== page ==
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UNC Football Position Previews: Special Teams

The third phase of the game should be stable.

NCAA Football: Orange Bowl-Texas A&M vs North Carolina Sam Navarro-USA TODAY Sports

Stable is not the word you would have used to describe special teams the first couple of seasons of Mack Brown’s second time around. His first season saw a huge merry-go-round and was so bad that he had to go ahead and replace his Special Teams coordinator before year two. Last season saw a grad transfer kicker and a pretty basic setup on kickoffs and punts because of the pandemic wiping out any chance for the team to practice. Depth also played a role, as the lack of depth meant players were playing in two phases.

That’s the sneaky part of special teams: the players you don’t think about. The guys who put their foot on the ball have the spotlight on them, but what makes a successful punt or kick return isn’t necessarily the person who puts it in the air, but actually sets the blocks to make sure a runner is brought down, or springs that return for a touchdown. In recent seasons, the coaches have had to rely on guys who then would turn around and play the next snap to do this work. Now, these players will get an extra few plays off as the youth that wants to make its mark will get in for their one time to shine.

Let’s take a peek at the players who’ll trot out on fourth down and after scores.

Key Losses

As odd as it is, the two biggest losses here are two of the biggest losses on offense: Dazz Newsome and Michael Carter. Newsome took seventeen of Carolina’s eighteen punt returns last year, and he also combined with Carter to take on nine of the eleven kickoff returns. The only others who have any experience catching the ball for a return are Rontavius Groves and DJ Jones. They have a combined...three...returns.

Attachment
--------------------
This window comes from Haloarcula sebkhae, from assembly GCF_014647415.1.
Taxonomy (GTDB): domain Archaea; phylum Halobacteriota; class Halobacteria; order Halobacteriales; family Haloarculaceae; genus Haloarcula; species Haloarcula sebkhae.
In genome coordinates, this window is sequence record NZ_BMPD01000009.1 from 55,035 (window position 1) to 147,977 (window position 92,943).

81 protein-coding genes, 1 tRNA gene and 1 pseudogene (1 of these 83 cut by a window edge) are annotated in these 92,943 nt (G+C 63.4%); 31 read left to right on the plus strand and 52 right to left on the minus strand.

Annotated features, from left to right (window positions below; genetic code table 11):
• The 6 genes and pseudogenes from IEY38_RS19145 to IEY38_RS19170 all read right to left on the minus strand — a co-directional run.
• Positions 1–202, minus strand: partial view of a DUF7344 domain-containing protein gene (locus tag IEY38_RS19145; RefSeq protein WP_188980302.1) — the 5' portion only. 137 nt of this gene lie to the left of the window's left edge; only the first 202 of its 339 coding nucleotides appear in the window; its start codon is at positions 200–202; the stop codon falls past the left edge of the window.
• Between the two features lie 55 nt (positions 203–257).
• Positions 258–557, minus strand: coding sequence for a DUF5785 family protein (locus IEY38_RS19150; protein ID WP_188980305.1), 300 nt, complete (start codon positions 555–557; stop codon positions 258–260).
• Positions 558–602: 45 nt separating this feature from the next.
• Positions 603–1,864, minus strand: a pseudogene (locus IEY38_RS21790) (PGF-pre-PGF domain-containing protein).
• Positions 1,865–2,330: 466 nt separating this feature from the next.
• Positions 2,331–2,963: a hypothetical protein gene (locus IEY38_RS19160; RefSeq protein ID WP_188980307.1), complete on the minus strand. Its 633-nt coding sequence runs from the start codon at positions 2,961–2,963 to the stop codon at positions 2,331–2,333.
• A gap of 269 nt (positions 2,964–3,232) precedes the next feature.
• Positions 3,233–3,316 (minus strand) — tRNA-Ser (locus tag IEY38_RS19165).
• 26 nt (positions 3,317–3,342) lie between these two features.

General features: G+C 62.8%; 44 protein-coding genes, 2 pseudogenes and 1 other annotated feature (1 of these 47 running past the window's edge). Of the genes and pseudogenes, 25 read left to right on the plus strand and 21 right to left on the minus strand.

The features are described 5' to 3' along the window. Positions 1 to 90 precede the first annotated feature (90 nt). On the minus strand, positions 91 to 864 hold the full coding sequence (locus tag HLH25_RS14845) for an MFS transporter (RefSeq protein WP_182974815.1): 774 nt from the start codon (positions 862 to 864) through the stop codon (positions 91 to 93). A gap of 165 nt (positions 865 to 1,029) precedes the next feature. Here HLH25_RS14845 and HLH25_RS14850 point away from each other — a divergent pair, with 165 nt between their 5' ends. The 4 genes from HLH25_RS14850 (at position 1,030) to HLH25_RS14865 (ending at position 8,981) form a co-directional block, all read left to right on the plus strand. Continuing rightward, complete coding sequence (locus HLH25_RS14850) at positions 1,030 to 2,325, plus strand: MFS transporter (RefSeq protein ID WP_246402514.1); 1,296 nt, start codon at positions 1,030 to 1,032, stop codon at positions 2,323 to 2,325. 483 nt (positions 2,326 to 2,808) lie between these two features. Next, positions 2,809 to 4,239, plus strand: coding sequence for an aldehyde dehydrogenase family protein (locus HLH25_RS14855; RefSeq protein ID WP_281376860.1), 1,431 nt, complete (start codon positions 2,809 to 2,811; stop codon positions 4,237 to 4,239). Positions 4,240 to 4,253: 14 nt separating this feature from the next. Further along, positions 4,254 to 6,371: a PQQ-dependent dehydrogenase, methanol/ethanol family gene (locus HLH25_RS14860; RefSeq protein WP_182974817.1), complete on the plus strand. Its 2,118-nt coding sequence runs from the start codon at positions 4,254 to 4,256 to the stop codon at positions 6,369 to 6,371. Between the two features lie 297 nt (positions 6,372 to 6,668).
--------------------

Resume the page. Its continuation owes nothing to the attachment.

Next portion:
The losses of these two are key, for sure, but it’s worth noting that last season neither was able to take a return to the house for a touchdown. The longest return for either situation was a 38-yarder for Newsome. Some of this is a result of rule where a ball in the end zone will come out to the 25 on kickoffs, but it’s still stark that with all the talent on the field that none of them were able to break a run for a touchdown on kicks.

So the Tar Heels are likely going into the season having some auditions during camp to take over the primary roles, and we’ll see soon who gets to take it on.

Key Returnees

The three players who primarily kick the ball for the Tar Heels are all coming back: Ben Kiernan on punts, Grayson Atkins on kicks for points, and Jonathan Kim on kickoffs.

Kiernan is a steady foot who enters his third year booting the ball down the field. In 94 kicks he’s averaging 42.2 yards per kick, and has a 60+ yarder in each of his two seasons. None of his kicks have been blocked, which is more of a testament to the line than the kicker, but the kicker will also have to not panic when someone gets through. Another great stat for Kiernan is that half of his punts last season were inside the 20, and overall fans should have confidence in the Dublin, Ireland native going into this season